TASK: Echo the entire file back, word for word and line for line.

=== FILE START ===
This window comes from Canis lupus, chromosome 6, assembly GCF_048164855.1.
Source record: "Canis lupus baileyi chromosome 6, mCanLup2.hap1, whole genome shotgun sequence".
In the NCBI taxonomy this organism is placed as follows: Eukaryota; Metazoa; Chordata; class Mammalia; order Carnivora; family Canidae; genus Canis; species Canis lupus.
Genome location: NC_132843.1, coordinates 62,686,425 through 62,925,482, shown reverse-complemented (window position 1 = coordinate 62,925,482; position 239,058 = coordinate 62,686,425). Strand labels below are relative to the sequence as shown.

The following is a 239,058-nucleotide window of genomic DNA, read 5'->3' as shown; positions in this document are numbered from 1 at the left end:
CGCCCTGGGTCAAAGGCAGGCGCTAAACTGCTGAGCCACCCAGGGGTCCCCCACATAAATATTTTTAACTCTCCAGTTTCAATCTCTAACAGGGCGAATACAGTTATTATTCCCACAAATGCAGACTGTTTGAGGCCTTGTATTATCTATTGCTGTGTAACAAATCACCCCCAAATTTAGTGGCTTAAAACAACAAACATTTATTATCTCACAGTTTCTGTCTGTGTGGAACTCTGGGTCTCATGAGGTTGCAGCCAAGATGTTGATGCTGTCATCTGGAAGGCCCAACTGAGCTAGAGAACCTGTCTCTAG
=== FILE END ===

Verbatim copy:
This window comes from Canis lupus, chromosome 6, assembly GCF_048164855.1.
Source record: "Canis lupus baileyi chromosome 6, mCanLup2.hap1, whole genome shotgun sequence".
In the NCBI taxonomy this organism is placed as follows: Eukaryota; Metazoa; Chordata; class Mammalia; order Carnivora; family Canidae; genus Canis; species Canis lupus.
Genome location: NC_132843.1, coordinates 62,686,425 through 62,925,482, shown reverse-complemented (window position 1 = coordinate 62,925,482; position 239,058 = coordinate 62,686,425). Strand labels below are relative to the sequence as shown.

The following is a 239,058-nucleotide window of genomic DNA, read 5'->3' as shown; positions in this document are numbered from 1 at the left end:
CGCCCTGGGTCAAAGGCAGGCGCTAAACTGCTGAGCCACCCAGGGGTCCCCCACATAAATATTTTTAACTCTCCAGTTTCAATCTCTAACAGGGCGAATACAGTTATTATTCCCACAAATGCAGACTGTTTGAGGCCTTGTATTATCTATTGCTGTGTAACAAATCACCCCCAAATTTAGTGGCTTAAAACAACAAACATTTATTATCTCACAGTTTCTGTCTGTGTGGAACTCTGGGTCTCATGAGGTTGCAGCCAAGATGTTGATGCTGTCATCTGGAAGGCCCAACTGAGCTAGAGAACCTGTCTCTAG